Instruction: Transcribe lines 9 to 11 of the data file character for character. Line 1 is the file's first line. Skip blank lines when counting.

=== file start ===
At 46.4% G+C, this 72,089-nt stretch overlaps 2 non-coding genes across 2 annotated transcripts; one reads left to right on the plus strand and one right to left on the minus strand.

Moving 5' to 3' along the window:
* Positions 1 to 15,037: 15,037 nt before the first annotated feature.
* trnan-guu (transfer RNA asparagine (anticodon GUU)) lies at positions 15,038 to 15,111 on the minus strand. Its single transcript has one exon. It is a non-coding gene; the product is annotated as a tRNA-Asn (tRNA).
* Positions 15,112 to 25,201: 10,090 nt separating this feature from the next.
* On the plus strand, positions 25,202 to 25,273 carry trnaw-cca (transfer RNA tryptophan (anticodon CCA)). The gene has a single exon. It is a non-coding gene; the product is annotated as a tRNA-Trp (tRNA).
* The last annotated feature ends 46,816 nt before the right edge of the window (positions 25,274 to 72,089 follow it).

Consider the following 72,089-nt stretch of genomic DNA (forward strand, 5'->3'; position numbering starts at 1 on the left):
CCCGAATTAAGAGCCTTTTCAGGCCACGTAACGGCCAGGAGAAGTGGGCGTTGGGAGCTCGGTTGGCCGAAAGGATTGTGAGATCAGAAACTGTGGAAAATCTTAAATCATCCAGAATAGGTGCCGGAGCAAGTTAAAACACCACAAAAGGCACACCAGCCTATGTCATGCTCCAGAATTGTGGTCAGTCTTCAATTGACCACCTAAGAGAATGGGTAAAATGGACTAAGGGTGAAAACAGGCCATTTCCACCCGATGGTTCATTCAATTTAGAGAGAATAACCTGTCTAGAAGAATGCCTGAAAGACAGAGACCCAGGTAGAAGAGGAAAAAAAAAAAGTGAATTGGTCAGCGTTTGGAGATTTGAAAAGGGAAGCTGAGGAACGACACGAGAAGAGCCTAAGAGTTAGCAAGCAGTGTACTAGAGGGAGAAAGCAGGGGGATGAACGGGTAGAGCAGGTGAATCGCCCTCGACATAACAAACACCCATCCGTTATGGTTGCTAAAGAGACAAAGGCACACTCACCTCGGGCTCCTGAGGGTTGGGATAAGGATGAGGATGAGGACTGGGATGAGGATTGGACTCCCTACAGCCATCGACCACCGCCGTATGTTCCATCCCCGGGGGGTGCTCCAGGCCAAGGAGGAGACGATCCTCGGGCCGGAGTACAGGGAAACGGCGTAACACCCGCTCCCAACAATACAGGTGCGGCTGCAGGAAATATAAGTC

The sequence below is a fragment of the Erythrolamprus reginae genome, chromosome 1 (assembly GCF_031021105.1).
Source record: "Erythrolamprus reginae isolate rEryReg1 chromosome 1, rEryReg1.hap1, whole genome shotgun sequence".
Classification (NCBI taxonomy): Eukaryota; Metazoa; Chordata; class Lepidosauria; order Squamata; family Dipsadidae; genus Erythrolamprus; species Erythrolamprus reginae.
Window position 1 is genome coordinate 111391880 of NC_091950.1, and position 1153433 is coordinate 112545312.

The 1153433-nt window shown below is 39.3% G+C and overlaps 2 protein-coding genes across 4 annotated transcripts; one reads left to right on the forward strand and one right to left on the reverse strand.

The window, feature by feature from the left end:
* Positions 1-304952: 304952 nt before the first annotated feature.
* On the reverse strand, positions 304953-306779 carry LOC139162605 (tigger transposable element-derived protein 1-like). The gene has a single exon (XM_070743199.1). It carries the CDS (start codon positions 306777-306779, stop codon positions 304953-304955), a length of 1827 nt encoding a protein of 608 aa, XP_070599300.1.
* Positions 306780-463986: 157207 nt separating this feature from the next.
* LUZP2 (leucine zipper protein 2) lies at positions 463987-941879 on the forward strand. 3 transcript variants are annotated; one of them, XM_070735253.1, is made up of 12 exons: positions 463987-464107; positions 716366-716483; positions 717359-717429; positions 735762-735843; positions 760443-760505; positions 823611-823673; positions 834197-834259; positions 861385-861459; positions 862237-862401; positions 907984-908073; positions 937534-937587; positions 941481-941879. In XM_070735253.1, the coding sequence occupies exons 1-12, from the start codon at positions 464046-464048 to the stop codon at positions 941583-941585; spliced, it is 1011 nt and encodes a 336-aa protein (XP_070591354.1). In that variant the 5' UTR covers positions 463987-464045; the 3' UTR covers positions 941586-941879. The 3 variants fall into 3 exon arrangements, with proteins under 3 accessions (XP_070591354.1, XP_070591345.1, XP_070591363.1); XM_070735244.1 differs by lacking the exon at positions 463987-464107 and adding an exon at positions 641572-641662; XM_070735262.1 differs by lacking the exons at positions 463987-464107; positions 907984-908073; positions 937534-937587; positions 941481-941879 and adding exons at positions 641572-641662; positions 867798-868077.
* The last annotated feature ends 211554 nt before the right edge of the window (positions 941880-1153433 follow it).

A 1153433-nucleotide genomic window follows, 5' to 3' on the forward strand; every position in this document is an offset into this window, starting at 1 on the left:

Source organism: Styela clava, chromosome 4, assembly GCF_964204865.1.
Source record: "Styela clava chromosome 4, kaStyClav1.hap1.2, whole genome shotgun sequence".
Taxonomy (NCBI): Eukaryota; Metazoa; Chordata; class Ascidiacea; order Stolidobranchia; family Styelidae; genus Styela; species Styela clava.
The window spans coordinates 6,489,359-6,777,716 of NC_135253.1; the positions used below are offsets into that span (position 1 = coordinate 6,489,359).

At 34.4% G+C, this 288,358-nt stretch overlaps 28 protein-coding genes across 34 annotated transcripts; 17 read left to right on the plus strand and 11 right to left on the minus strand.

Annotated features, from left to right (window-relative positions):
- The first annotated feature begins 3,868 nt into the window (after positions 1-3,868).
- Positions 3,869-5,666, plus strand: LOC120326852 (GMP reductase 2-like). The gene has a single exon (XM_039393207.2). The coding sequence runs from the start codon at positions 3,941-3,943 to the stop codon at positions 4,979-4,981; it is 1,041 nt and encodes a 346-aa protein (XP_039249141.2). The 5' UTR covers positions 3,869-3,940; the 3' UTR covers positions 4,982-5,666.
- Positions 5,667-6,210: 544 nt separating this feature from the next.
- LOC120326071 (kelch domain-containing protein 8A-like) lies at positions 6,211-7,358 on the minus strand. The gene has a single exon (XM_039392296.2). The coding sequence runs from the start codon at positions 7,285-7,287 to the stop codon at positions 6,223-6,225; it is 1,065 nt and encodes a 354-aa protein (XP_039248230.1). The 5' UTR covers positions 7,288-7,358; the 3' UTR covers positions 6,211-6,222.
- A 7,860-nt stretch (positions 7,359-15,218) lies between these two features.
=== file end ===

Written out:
CCCGAATTAAGAGCCTTTTCAGGCCACGTAACGGCCAGGAGAAGTGGGCGTTGGGAGCTCGGTTGGCCGAAAGGATTGTGAGATCAGAAACTGTGGAAAATCTTAAATCATCCAGAATAGGTGCCGGAGCAAGTTAAAACACCACAAAAGGCACACCAGCCTATGTCATGCTCCAGAATTGTGGTCAGTCTTCAATTGACCACCTAAGAGAATGGGTAAAATGGACTAAGGGTGAAAACAGGCCATTTCCACCCGATGGTTCATTCAATTTAGAGAGAATAACCTGTCTAGAAGAATGCCTGAAAGACAGAGACCCAGGTAGAAGAGGAAAAAAAAAAAGTGAATTGGTCAGCGTTTGGAGATTTGAAAAGGGAAGCTGAGGAACGACACGAGAAGAGCCTAAGAGTTAGCAAGCAGTGTACTAGAGGGAGAAAGCAGGGGGATGAACGGGTAGAGCAGGTGAATCGCCCTCGACATAACAAACACCCATCCGTTATGGTTGCTAAAGAGACAAAGGCACACTCACCTCGGGCTCCTGAGGGTTGGGATAAGGATGAGGATGAGGACTGGGATGAGGATTGGACTCCCTACAGCCATCGACCACCGCCGTATGTTCCATCCCCGGGGGGTGCTCCAGGCCAAGGAGGAGACGATCCTCGGGCCGGAGTACAGGGAAACGGCGTAACACCCGCTCCCAACAATACAGGTGCGGCTGCAGGAAATATAAGTC

The sequence below is a fragment of the Erythrolamprus reginae genome, chromosome 1 (assembly GCF_031021105.1).
Source record: "Erythrolamprus reginae isolate rEryReg1 chromosome 1, rEryReg1.hap1, whole genome shotgun sequence".